although there is a debate about the ability of saunas to detoxify or eliminate cellulite, but there is research well documented in the heat capacity (or “hyperthermic conditioning”) to improve performance. Some key points:

  • increased resistance . “[Hyperthermic conditioning] increases the plasma volume and blood flow to the heart (stroke volume) This results in a reduced cardiovascular stress and reduces heart rate for the same given workload. These cardiovascular improvements have been shown to improve endurance both highly trained athletes and untrained “
  • the natural growth hormone production . “for example, two sauna sessions of 20 minutes at 80 ° C (176 ° F), separated by a cooling period of 30 minutes hormone levels high growth twice on baseline.1,15 Whereas two sauna sessions of 15 minutes at 100 ° C (212 ° F) dry heat separated by 30 minutes cooling period resulted in a fivefold increase in growth hormone.1, 15 However, what is perhaps most surprising is that repeated exposure to the whole body, intermittent hyperthermia (conditioning with hyperthermia) through the use of the sauna has an even more profound effect in increasing growth hormone immediately after : two sessions of sauna for an hour a day at 80 ° C (176 ° F) dry heat (well, this is a bit extreme) was demonstrated for 7 days to increase growth hormone by 16 times on the third day. 14 the effects of growth hormone generally persist for a couple of hours after sauna.1 is also important to note that when hyperthermia and exercise combined, induce a synergistic increase in growth hormone.20 “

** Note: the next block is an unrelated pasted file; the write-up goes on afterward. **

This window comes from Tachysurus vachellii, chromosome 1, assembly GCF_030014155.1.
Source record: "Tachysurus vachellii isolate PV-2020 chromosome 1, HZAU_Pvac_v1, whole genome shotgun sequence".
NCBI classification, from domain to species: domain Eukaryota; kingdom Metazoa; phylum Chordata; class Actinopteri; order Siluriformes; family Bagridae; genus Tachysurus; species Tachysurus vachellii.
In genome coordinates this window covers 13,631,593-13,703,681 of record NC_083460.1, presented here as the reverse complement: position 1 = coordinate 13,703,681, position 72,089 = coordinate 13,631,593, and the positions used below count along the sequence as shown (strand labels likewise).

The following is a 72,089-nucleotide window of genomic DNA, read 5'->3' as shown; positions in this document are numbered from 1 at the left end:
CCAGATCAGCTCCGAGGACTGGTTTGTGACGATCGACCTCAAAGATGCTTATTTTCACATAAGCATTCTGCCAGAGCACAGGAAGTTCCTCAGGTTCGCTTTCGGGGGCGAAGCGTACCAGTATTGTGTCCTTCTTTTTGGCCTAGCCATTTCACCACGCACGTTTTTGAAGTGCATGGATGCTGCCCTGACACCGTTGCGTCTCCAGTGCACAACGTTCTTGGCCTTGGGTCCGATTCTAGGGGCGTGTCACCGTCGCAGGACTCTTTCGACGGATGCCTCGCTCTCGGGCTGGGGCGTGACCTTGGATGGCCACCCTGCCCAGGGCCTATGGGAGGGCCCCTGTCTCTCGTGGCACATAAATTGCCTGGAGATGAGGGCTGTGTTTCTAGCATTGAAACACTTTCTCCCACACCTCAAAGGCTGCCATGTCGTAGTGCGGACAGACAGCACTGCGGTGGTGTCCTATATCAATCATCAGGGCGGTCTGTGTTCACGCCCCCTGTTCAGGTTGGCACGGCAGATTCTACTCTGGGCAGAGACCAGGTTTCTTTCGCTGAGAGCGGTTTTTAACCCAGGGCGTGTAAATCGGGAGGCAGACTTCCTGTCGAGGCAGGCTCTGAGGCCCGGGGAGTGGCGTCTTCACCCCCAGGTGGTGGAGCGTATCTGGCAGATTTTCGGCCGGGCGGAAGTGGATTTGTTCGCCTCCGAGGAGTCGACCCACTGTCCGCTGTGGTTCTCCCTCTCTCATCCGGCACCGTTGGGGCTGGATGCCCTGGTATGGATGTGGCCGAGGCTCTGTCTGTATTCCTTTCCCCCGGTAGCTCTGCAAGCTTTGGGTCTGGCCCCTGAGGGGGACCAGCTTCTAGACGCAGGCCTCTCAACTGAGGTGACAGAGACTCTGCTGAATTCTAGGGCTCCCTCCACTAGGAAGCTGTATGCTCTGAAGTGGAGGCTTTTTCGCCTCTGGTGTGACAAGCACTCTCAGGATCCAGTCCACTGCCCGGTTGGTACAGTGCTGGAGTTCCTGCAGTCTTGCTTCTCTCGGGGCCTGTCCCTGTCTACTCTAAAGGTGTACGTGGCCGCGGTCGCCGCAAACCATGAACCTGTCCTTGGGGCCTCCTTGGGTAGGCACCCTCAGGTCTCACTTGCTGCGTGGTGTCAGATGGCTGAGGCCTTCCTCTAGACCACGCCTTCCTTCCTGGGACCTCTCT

• faster recovery: “to skeletal muscle blood flow is increased, keeping fed glucose, esterified fatty acids, and oxygen while removing byproducts of metabolic processes such as lactic acid. The increased supply of nutrients to the muscles reduces its dependence on glycogen stores. “
  • ” One study showed that a sauna for 30 minutes twice a week for three weeks after the training increases the time it took for the study participants who will extend to exhaustion by 32 % compared to the initial value “
  • Increased muscle :. has shown that hyperthermia intermittent treatment of 30 minutes at 41 ° C (105.8 ° F) in rats induced a solid expression of heat shock proteins (including HSP32, Hsp25 and Hsp72) in muscle and, importantly, it is correlated with 30% more new muscle growth than a control group during the seven days after a week of immobilization .